How (not) to bribe a Mexican cop

Tulum is uneventful, unless you consider shopping, yoga, food and beach time eventful. I try not to voice my opinion that I feel like I’m stuck in some alternate reality created for tourists, although I frequently fail. We leave for home at 3:45 am on Christmas Eve, filling up the gas tank on the way back. The gas attendants tell us it’s cash only, after we’ve filled the tank. We scramble to ply together the last of our pesos to pay for it, and then roll on. Half an hour later, we get pulled over by a Mexican cop, who tells us we were speeding. I don’t doubt it, and he seems reasonable, almost like he’s about to let us off with a warning. Surely, I think, in the middle of this super-touristy upkept resort strip, he’s not going to do anything weird.

However, the second he gets Collin’s driver’s license, he tells us (specifically me, since nobody else understands him) that we will have to pay the ticket at the police office 20 kilometers away, and it doesn’t open until Monday, and he needs to keep Collin’s license to make sure he pays the fine. We can’t, I tell him, because we’re on the way to the airport and won’t be here on Monday. Well, says the police officer, then maybe just one of you can stay behind to pay the ticket? I shake my finger at him. “No está possible,” I inform him.

At this point, the police officer asks Collin to get out of the car and come back to his car with him. I get out my wallet and survey the pesos we have left: maybe $10 worth, mostly coins, and I’m not sure how much bribing a Mexican police officer runs these days, especially on the resort strip with their gargantuan edifices. Collin opens my door and hisses: “he wants $150 US. And of course nobody carries any cash but me!” Ben hands us a US $20 he has, and Collin takes the wad of small bills. I dump my coin purse into my hands and go to help negotiate; Collin is notoriously shy about any type of haggling, and I have a feeling the cop can sense it. I gesture to the money we have and say, “está todo, está todo,” and Collin shows his empty wallet just to prove it. The cop asks when our flight leaves. “Ahora, ahora,” I say. The cop shrugs reluctantly and says Ok, he’ll take it. I pretend to give him all the coins, although really I only give him some and palm the rest. Meanwhile, he tells me sternly not to speed. “Si,” I say, and jump into the car. “He wouldn’t even write the amount on a piece of paper,” Collin says as we inch away. “He wrote it on his hand, with the peso amount next to it.”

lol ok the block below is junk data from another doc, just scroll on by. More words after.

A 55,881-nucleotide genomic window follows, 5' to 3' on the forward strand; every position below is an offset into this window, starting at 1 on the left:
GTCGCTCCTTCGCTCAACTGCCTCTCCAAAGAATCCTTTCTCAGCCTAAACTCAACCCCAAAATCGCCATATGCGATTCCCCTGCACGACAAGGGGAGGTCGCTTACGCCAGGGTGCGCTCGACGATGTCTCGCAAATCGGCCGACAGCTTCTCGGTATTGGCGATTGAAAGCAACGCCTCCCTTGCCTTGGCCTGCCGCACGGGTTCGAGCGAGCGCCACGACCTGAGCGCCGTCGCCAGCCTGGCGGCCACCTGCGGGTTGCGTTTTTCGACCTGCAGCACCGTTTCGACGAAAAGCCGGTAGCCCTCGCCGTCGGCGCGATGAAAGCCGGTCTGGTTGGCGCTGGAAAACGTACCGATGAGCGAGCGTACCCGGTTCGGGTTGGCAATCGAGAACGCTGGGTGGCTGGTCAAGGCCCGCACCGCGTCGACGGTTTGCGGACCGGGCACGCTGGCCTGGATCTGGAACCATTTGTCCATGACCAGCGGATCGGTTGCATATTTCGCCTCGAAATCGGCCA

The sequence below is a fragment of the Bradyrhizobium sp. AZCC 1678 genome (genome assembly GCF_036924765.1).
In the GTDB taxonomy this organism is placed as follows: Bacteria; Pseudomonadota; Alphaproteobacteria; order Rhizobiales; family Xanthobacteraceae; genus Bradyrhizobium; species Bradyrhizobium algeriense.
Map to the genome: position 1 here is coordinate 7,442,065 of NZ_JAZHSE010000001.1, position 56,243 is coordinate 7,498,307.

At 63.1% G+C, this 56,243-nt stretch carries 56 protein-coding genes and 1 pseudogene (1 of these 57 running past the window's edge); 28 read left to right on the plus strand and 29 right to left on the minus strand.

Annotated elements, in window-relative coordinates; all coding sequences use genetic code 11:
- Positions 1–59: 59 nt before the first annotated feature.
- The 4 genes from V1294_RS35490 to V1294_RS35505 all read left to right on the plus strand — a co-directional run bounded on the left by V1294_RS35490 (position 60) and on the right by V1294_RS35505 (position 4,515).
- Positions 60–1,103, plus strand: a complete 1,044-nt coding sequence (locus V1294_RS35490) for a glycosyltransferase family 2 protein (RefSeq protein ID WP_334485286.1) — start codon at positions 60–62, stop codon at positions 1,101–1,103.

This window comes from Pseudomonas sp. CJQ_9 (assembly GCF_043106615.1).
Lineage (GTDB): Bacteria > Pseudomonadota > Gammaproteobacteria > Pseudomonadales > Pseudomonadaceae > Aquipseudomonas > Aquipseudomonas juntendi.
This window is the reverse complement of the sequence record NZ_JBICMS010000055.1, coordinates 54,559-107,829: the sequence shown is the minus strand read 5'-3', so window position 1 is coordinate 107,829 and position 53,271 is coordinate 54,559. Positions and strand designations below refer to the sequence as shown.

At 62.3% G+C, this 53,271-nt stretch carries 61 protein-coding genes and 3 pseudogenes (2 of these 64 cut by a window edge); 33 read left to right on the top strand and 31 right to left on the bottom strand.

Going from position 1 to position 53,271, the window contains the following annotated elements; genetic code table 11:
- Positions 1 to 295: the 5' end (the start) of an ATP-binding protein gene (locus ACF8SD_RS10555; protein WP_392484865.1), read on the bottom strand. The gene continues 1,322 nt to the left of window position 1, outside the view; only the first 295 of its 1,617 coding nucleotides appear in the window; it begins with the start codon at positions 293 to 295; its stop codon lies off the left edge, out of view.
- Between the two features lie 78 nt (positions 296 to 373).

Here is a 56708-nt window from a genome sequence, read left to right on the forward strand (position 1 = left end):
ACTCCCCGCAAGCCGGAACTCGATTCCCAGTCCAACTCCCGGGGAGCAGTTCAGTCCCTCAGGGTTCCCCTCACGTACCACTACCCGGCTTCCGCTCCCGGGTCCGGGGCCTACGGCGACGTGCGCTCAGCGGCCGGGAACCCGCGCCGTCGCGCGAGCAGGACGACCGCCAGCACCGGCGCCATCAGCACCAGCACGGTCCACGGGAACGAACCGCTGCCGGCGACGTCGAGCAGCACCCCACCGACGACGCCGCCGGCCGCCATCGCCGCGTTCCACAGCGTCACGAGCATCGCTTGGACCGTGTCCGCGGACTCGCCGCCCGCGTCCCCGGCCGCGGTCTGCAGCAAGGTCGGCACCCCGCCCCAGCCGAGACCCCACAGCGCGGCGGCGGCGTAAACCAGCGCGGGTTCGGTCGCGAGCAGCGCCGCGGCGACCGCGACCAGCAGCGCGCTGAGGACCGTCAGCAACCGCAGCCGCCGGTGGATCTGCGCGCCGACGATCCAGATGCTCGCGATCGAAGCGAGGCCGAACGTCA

We make it to the airport on time; our flight has been delayed 15 minutes. We make it back to snowy Idaho within 12 hours, and play a certain track from N.W.A.’s Straight Outta Compton on the way home.

Meanwhile, over the internet, our friends give us advice on how to handle this situation, lots of information, none of it useful unless we decide to revisit a place where bribing police is a thing. Specifically: don’t act like you’re in a hurry. Make small talk. Don’t give them any important documents they can hold hostage; bring photocopies and give them the photocopies. Say “well, how can we fix this?” and offer them the equivalent of $5. Next time I have to bribe a public official, I’ll be sure to keep this in mind.